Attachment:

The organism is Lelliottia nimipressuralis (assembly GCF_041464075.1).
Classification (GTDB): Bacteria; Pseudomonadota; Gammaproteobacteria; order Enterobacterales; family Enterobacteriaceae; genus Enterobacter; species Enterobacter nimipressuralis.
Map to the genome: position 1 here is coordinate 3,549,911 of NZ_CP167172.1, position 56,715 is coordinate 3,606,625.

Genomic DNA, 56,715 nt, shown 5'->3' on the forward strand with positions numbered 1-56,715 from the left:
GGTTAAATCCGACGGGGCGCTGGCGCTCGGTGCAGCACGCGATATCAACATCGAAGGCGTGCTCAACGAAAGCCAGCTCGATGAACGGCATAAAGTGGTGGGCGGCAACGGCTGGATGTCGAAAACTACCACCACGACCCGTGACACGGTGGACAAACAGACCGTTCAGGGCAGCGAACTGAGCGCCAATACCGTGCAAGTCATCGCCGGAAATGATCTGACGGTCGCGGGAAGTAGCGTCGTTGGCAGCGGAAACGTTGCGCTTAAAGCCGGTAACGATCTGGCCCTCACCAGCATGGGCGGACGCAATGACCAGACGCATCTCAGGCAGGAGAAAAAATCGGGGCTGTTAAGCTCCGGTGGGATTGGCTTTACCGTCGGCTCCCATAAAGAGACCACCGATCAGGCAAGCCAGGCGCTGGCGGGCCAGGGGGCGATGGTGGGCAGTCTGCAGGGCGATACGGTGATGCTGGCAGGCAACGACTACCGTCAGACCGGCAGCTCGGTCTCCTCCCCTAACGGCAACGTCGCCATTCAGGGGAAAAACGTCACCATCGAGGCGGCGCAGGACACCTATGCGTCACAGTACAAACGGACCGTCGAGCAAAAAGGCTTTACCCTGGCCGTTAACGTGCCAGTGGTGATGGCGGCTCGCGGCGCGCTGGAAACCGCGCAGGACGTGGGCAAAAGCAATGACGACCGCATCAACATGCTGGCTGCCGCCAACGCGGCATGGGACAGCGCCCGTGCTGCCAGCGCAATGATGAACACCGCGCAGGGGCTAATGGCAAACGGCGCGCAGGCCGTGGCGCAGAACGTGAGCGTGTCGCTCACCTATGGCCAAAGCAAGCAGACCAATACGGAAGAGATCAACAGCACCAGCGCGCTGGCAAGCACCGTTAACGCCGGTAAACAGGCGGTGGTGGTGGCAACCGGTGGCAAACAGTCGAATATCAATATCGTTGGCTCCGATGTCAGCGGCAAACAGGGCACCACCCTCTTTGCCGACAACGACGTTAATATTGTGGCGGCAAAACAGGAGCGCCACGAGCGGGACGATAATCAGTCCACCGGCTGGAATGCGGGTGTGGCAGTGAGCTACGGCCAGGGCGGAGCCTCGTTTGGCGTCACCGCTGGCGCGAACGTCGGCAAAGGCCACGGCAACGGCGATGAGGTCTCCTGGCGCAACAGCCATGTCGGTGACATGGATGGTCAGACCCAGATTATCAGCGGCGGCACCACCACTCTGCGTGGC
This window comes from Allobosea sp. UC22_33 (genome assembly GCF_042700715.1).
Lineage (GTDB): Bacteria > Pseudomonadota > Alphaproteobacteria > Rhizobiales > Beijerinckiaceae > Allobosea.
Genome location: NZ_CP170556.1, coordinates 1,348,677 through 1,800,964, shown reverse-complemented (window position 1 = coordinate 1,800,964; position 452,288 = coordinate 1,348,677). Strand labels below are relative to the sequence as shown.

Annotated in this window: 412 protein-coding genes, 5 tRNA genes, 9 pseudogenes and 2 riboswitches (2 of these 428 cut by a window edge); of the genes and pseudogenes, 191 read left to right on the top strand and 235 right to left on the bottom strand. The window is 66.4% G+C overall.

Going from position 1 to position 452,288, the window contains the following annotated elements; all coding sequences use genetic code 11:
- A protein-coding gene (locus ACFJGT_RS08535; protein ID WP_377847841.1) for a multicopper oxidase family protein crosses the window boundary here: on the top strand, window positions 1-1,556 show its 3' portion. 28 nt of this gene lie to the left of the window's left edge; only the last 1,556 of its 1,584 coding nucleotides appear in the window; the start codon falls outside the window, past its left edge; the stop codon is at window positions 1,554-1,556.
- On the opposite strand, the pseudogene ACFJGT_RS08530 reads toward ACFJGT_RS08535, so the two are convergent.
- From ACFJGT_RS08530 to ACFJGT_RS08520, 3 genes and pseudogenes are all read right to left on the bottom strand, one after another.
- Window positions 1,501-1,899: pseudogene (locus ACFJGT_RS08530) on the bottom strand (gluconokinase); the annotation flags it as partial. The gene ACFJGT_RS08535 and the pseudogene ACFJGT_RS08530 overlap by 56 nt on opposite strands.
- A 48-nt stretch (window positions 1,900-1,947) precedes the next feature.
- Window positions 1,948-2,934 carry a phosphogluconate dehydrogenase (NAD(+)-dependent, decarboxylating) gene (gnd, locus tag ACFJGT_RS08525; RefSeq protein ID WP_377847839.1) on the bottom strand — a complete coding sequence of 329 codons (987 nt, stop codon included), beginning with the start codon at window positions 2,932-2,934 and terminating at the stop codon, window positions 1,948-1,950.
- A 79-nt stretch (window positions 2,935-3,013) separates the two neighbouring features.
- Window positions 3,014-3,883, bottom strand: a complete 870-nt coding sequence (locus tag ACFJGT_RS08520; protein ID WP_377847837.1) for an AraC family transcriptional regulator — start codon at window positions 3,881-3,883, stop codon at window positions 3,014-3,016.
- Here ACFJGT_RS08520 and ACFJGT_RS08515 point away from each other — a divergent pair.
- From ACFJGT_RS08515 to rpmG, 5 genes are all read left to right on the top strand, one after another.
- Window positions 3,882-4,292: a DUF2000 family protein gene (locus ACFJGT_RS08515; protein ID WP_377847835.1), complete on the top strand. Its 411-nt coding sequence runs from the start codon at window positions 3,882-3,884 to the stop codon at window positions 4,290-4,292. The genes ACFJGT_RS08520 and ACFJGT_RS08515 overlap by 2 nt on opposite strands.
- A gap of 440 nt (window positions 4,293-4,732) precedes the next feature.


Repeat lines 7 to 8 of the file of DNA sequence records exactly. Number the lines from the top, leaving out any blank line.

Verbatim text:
Lineage (GTDB): Bacteria > Pseudomonadota > Alphaproteobacteria > Rhizobiales > Beijerinckiaceae > Allobosea.
Genome location: NZ_CP170556.1, coordinates 1,348,677 through 1,800,964, shown reverse-complemented (window position 1 = coordinate 1,800,964; position 452,288 = coordinate 1,348,677). Strand labels below are relative to the sequence as shown.